Concern about the adequacy of America’s scientific and technical workforce for an innovation-driven economy has led to a redoubling of efforts to graduate more students from postsecondary STEM programs. Less attention has focused on the role of STEM education for business professionals who are essential partners in generating economic value from scientific and technical advances. This work reviews the role of business professionals in science and technology-based enterprises and considers the role of required undergraduate science curriculum in business. A survey of 59 leading business schools shows that the average requirement is two courses in science, but that at around 20% of schools, students can graduate without taking any courses in science or engineering. Only three schools offer courses or course sequences developed specifically to meet the needs of business students. Fewer science courses are required at schools where the general education requirement is tailored for business students. A survey of business school deans reveals that there is often little communication between business and science faculties or industry in the design of the undergraduate science curriculum. There should be concerted focus on developing undergraduate science curricula that prepare business graduates to be effective partners in advancing science and technology in a competitive global economy.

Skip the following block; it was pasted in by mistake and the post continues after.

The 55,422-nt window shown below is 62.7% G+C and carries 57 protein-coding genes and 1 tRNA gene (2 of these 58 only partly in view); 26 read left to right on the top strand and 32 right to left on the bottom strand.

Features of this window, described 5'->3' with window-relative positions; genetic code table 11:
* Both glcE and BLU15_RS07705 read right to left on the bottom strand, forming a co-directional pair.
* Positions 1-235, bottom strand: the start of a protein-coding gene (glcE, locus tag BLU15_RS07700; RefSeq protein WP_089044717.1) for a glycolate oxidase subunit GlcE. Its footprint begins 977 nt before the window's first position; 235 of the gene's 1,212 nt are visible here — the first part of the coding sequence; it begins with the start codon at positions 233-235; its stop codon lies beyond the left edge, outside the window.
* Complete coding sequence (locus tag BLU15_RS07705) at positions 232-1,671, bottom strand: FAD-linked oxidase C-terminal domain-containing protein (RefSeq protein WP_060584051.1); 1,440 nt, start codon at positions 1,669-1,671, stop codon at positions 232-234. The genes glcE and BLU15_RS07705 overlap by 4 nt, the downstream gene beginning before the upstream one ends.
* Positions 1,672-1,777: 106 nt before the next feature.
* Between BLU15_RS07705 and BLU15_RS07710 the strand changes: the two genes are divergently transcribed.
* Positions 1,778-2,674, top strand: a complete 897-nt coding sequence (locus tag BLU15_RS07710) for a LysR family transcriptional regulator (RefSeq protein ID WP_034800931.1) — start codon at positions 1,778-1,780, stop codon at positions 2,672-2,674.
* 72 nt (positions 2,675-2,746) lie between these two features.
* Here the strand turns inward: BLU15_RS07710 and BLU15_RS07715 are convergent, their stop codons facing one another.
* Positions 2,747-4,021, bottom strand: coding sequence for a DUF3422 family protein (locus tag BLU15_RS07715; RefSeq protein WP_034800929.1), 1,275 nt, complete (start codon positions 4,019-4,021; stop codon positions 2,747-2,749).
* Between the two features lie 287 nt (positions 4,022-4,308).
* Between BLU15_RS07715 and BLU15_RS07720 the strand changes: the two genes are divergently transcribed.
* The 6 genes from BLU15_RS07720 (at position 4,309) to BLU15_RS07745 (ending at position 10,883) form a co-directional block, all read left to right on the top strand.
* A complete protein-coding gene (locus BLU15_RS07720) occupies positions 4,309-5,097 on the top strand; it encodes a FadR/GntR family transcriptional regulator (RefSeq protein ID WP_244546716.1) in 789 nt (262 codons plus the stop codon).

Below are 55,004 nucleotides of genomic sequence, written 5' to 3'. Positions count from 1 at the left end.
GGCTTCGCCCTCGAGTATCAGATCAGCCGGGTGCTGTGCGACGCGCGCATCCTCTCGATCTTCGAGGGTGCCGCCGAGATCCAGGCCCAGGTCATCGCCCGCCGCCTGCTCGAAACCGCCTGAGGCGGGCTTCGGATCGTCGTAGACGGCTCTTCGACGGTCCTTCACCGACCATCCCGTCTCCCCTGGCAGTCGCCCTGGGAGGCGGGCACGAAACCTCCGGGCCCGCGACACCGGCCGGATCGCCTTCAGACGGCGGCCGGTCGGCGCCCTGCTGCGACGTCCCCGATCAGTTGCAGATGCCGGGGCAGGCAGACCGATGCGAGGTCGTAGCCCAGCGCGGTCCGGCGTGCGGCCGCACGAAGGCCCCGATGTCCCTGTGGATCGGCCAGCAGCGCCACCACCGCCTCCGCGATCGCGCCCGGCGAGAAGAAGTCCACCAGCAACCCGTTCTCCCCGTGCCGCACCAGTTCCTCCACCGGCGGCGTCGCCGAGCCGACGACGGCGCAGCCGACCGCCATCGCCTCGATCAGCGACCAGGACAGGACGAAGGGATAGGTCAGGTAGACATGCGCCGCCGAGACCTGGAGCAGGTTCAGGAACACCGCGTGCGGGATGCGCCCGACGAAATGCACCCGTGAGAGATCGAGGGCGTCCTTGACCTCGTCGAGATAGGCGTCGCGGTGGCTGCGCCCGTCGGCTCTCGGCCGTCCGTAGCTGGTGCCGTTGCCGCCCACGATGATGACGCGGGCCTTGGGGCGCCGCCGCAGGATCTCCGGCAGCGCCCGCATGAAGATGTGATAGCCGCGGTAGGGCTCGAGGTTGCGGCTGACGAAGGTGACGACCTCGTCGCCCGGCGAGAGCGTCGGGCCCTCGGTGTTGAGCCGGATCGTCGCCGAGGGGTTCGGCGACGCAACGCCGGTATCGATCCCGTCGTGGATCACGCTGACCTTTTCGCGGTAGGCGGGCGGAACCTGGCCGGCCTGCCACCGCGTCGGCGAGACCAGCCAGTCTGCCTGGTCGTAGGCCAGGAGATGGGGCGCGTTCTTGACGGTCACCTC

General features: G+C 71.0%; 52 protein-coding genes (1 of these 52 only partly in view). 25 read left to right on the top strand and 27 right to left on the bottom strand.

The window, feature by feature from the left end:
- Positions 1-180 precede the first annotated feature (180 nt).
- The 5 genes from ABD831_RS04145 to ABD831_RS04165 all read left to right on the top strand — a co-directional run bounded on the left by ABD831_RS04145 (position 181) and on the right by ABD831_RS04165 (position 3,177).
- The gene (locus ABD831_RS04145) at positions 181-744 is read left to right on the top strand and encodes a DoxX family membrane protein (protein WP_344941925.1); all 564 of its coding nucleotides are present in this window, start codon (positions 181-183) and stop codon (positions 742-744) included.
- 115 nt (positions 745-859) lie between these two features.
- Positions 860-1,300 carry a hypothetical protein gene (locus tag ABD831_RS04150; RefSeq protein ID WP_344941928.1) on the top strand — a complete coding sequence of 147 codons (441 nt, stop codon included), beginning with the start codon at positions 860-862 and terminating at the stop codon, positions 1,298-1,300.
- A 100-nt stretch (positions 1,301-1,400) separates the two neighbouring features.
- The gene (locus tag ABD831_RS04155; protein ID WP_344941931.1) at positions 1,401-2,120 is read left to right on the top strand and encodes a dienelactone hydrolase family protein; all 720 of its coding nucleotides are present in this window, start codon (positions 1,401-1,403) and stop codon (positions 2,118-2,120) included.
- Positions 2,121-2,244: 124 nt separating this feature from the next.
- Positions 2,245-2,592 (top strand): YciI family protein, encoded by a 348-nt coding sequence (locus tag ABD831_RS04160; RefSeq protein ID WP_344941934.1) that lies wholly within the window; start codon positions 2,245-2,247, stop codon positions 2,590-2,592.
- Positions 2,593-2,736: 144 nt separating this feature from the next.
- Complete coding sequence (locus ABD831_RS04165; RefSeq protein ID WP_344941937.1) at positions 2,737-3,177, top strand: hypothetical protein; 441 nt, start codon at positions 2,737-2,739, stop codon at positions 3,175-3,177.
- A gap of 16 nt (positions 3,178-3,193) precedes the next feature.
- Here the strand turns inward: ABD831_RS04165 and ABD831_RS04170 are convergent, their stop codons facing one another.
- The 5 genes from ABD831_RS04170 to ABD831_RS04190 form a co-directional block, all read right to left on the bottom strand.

|Keywords:||Undergraduate Science Education, Management of Technology, Business Education|
Professor and Chair, Department of Natural and Applied Sciences, Bentley University, Waltham, Massachusetts, USA